Pharmaceutica is a fantastic enterprise. It's a drug company developing TR14, a tablet to suppress rage. It’s being tested on the likes of Pongo an ex-homeless man who’s showing signs of improvement, both his doctor and nurse say so.
But this is an unsettling world where civil unrest is standard and where riots in the very park in which the human testing is being performed have led to the deaths of young children. The statements we hear from Elmo, the young male nurse, testify to this, but is TR14 the wonder drug the physiatrists seem to think? Or are the fierce protests of the masses justified?
Kay Adshead’s play is alienating and disturbing. The world into which we are initiated is compelling and alarmingly close to our own. Animal could, and in a lot of ways feels as if it should, have been written by a man. This is because the only female of the three characters, the doctor heading the investigation, seems emotionally weak, while the other two male characters have very fixed, sexual and verging on misogynistic ideas about women.
The themes within the play itself are interesting: The indignity of illness and the nature of power, doctor versus patient and man over woman - and the question of rape is reintroduced several times. There is also bold and academic symbolism, in brief, the text feels full of potential and yet still like an early draft, poignant in places, flabby in others.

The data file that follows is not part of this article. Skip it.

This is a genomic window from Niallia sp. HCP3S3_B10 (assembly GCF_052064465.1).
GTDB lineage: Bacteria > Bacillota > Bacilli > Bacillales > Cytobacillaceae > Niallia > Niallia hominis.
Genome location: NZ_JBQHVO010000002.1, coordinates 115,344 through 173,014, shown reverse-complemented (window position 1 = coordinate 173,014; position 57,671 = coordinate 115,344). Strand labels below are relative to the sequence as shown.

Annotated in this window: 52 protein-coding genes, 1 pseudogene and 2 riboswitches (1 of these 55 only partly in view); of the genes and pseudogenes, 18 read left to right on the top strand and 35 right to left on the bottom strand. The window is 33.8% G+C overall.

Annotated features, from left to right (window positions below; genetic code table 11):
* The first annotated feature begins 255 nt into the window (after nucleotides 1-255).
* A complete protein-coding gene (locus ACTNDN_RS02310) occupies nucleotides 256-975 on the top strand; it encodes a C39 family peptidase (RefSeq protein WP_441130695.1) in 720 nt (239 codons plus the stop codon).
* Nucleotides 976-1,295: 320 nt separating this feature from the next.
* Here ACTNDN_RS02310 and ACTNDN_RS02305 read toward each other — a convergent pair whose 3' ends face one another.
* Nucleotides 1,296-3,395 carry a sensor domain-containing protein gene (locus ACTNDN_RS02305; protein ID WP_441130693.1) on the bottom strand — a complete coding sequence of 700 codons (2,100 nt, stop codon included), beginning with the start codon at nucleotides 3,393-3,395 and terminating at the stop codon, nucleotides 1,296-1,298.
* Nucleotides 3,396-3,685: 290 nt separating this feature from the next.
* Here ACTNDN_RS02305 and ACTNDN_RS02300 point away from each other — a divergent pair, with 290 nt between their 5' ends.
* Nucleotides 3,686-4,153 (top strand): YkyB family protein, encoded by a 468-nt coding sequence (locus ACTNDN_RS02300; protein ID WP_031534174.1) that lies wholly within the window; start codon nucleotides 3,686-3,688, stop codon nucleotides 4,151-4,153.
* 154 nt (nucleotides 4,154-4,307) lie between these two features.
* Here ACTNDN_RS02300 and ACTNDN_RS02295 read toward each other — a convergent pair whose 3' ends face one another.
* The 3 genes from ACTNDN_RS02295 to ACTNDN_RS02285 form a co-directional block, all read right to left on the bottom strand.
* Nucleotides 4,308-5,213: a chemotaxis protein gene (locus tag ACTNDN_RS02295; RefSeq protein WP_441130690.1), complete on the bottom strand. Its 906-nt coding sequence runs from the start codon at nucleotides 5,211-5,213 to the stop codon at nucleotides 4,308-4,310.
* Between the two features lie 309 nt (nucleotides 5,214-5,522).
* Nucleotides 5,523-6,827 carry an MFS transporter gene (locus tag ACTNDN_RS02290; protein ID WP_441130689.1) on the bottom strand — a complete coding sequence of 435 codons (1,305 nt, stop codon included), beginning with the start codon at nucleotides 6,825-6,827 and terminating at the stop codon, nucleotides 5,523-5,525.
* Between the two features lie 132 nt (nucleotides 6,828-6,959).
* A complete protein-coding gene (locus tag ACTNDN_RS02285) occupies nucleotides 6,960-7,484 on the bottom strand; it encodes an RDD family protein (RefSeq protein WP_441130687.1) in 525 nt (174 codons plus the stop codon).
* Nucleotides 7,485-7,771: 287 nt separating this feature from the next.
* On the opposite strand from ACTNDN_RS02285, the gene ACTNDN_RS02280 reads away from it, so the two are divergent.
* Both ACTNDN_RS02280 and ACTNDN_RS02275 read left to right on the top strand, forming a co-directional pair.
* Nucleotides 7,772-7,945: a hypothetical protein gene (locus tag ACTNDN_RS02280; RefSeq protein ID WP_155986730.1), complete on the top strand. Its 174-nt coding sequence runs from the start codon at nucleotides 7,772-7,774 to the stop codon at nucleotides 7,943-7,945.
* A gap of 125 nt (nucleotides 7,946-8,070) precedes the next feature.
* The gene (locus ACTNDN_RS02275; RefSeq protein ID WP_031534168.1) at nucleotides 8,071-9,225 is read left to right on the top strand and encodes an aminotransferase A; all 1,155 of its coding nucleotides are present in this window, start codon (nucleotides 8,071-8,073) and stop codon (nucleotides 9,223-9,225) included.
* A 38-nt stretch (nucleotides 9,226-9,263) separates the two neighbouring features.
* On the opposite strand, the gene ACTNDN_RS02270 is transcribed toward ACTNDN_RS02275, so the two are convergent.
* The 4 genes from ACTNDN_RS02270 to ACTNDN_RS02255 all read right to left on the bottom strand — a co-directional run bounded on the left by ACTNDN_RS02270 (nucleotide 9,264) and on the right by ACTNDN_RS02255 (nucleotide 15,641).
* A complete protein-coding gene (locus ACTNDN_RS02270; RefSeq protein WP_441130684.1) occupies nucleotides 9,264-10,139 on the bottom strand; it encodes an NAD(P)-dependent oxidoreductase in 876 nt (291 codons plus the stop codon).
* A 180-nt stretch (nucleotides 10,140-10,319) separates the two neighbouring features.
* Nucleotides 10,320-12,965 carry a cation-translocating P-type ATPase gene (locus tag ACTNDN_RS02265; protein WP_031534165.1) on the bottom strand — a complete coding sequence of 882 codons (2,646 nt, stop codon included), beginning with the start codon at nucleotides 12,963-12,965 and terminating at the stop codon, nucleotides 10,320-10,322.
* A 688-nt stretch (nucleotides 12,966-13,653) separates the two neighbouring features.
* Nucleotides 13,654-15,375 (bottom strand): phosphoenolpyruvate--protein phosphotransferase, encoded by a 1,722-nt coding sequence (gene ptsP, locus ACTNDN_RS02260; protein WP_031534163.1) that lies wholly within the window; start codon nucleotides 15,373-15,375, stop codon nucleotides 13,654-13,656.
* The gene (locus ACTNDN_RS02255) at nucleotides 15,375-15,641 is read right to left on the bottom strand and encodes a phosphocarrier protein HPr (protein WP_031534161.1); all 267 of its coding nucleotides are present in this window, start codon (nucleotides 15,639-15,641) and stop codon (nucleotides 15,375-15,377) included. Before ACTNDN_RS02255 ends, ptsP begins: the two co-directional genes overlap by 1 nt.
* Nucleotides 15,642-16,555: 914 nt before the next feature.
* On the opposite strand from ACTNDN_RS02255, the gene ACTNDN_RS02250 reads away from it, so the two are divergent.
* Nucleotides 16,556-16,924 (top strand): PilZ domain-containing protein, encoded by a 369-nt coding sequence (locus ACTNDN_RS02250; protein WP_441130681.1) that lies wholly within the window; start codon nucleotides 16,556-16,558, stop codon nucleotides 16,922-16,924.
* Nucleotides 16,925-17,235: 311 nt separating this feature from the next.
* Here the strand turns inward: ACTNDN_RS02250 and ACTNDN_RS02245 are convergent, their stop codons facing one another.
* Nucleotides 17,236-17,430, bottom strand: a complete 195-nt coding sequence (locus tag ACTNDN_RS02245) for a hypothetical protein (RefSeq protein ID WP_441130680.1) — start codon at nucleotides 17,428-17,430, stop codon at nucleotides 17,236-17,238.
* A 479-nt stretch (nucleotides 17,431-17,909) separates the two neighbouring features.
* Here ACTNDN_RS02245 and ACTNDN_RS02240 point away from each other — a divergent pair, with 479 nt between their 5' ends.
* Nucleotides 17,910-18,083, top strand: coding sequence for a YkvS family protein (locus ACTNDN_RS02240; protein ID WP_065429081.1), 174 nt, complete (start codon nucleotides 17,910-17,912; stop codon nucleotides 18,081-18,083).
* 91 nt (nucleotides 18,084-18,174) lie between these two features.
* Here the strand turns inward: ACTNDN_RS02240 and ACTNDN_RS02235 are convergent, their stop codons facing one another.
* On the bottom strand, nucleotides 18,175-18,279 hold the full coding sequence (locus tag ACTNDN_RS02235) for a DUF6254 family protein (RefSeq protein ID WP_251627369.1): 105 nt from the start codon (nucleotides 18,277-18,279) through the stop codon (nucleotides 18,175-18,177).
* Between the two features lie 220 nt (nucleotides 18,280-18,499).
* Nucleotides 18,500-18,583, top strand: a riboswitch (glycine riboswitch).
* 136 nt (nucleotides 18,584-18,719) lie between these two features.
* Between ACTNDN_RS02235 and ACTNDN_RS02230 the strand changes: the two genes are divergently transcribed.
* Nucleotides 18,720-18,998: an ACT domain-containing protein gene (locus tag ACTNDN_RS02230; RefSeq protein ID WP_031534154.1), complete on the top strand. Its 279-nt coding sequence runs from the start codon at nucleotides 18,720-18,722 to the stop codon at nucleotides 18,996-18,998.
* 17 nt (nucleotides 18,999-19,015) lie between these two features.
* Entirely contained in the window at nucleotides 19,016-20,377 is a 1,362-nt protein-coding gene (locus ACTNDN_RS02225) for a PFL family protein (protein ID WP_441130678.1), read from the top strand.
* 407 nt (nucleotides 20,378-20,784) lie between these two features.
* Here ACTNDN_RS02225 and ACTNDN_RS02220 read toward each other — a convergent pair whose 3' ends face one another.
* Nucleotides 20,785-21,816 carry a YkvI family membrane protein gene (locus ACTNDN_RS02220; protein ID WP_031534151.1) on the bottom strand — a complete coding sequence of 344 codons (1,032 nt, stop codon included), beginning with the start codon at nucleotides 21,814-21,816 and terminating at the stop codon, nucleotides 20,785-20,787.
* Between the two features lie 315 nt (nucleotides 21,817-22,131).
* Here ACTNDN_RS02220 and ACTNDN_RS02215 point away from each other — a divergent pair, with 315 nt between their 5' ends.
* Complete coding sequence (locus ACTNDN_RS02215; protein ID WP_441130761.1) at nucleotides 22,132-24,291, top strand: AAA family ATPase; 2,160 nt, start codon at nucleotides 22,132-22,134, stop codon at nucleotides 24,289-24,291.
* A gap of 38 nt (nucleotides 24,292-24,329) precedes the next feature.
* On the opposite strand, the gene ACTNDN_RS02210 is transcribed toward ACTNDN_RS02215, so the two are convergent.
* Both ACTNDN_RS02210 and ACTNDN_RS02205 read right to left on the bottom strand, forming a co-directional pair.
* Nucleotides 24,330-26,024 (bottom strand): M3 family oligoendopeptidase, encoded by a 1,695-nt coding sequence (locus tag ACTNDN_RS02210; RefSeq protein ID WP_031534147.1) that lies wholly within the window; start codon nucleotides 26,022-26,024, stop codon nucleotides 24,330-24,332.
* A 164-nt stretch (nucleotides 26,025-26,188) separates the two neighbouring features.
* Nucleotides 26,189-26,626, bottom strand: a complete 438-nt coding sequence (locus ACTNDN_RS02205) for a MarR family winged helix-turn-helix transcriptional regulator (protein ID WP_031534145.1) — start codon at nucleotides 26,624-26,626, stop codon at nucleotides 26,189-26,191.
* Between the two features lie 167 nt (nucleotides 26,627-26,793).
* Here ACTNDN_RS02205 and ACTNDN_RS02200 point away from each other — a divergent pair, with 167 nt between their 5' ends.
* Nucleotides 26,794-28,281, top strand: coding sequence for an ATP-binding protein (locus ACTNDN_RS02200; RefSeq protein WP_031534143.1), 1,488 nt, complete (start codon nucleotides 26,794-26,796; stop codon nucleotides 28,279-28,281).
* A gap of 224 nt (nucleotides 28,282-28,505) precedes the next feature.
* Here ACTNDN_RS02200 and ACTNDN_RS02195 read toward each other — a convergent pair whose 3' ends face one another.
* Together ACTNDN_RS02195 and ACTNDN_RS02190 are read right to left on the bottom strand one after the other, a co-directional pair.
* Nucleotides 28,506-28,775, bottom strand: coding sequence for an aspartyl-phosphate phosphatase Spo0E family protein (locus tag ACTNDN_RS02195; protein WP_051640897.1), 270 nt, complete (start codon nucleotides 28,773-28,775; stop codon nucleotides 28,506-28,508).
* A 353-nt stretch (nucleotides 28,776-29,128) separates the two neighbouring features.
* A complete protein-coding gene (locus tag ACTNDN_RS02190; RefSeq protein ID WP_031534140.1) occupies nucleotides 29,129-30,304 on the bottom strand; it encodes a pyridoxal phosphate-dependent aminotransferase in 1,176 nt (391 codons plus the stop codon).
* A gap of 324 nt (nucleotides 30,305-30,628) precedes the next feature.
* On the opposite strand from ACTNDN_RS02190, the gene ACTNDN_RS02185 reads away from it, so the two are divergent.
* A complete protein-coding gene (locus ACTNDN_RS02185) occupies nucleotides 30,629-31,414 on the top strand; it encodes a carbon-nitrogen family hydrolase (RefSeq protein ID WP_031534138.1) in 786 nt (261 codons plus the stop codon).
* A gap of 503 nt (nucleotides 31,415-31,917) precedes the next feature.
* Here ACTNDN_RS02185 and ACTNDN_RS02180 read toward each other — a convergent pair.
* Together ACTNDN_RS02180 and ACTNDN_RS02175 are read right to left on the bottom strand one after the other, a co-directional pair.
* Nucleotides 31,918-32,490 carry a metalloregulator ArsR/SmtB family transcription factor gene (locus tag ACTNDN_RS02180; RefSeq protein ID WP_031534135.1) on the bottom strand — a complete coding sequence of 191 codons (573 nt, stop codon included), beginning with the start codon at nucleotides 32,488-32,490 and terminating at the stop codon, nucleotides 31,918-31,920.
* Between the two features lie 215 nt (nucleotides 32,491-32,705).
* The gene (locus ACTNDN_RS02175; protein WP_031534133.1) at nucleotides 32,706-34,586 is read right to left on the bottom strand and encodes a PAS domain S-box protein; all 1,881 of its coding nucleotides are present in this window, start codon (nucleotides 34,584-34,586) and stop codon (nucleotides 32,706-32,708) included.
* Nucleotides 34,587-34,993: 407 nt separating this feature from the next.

Fiona Bell plays Doctor Lee with Mark Monero as Elmo and Richard Owens as the patient, Pongo. For people who are meant to be full of rage - the irony is that the doctors and nurses are as full of it as the patients - the intensity of the aggression never feels fully motivated.
Bell is weary and earnest as the doctor while Owens’ patient never varies enough in his playing of Pongo to terrorise the way he should. The only performance with potential is Monero’s Elmo the part-time comedian whose dark and poetic comedy is violent and disturbing and forces the audience to recognise something alarming in their own world.
What the piece lacks is a firm hand. The performances aren’t strong enough to lift the writing and vice versa. Red Room’s Lisa Goldman’s direction lacks the force to create the dramatic tension we drastically need in the later scenes, so what we are left with is a frustrating 90 minutes that could have provoked much more than ambivalence.
- Hannah Kennedy (reviewed at Soho Theatre)